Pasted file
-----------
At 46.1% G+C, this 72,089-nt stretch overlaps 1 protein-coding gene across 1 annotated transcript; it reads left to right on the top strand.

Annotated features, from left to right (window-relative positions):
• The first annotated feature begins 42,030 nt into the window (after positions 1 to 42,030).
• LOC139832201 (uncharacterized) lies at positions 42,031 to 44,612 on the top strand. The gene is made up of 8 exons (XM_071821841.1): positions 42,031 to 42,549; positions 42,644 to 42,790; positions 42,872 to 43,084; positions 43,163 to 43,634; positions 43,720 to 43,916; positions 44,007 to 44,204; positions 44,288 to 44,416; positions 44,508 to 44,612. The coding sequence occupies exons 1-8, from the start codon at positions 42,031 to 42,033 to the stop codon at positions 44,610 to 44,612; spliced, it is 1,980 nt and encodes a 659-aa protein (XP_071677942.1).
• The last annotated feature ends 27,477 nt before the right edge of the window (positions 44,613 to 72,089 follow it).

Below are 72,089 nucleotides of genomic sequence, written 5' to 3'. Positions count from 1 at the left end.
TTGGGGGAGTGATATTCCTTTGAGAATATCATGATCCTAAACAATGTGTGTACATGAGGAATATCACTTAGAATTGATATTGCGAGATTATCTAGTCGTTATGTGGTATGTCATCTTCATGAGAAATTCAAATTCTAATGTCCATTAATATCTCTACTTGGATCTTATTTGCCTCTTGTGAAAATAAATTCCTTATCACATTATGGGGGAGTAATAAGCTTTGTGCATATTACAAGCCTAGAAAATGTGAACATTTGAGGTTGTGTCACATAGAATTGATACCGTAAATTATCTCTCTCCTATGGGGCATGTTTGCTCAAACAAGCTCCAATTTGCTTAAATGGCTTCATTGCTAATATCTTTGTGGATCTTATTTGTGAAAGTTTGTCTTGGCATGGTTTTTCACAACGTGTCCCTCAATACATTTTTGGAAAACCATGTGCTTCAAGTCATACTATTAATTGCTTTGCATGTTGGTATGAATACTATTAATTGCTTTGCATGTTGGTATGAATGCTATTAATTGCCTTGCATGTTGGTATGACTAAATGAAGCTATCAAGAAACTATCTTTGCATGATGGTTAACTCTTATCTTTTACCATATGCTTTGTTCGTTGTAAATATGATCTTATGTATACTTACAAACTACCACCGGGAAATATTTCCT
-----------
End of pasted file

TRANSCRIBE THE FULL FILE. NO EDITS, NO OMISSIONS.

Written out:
At 46.1% G+C, this 72,089-nt stretch overlaps 1 protein-coding gene across 1 annotated transcript; it reads left to right on the top strand.

Annotated features, from left to right (window-relative positions):
• The first annotated feature begins 42,030 nt into the window (after positions 1 to 42,030).
• LOC139832201 (uncharacterized) lies at positions 42,031 to 44,612 on the top strand. The gene is made up of 8 exons (XM_071821841.1): positions 42,031 to 42,549; positions 42,644 to 42,790; positions 42,872 to 43,084; positions 43,163 to 43,634; positions 43,720 to 43,916; positions 44,007 to 44,204; positions 44,288 to 44,416; positions 44,508 to 44,612. The coding sequence occupies exons 1-8, from the start codon at positions 42,031 to 42,033 to the stop codon at positions 44,610 to 44,612; spliced, it is 1,980 nt and encodes a 659-aa protein (XP_071677942.1).
• The last annotated feature ends 27,477 nt before the right edge of the window (positions 44,613 to 72,089 follow it).

Below are 72,089 nucleotides of genomic sequence, written 5' to 3'. Positions count from 1 at the left end.
TTGGGGGAGTGATATTCCTTTGAGAATATCATGATCCTAAACAATGTGTGTACATGAGGAATATCACTTAGAATTGATATTGCGAGATTATCTAGTCGTTATGTGGTATGTCATCTTCATGAGAAATTCAAATTCTAATGTCCATTAATATCTCTACTTGGATCTTATTTGCCTCTTGTGAAAATAAATTCCTTATCACATTATGGGGGAGTAATAAGCTTTGTGCATATTACAAGCCTAGAAAATGTGAACATTTGAGGTTGTGTCACATAGAATTGATACCGTAAATTATCTCTCTCCTATGGGGCATGTTTGCTCAAACAAGCTCCAATTTGCTTAAATGGCTTCATTGCTAATATCTTTGTGGATCTTATTTGTGAAAGTTTGTCTTGGCATGGTTTTTCACAACGTGTCCCTCAATACATTTTTGGAAAACCATGTGCTTCAAGTCATACTATTAATTGCTTTGCATGTTGGTATGAATACTATTAATTGCTTTGCATGTTGGTATGAATGCTATTAATTGCCTTGCATGTTGGTATGACTAAATGAAGCTATCAAGAAACTATCTTTGCATGATGGTTAACTCTTATCTTTTACCATATGCTTTGTTCGTTGTAAATATGATCTTATGTATACTTACAAACTACCACCGGGAAATATTTCCT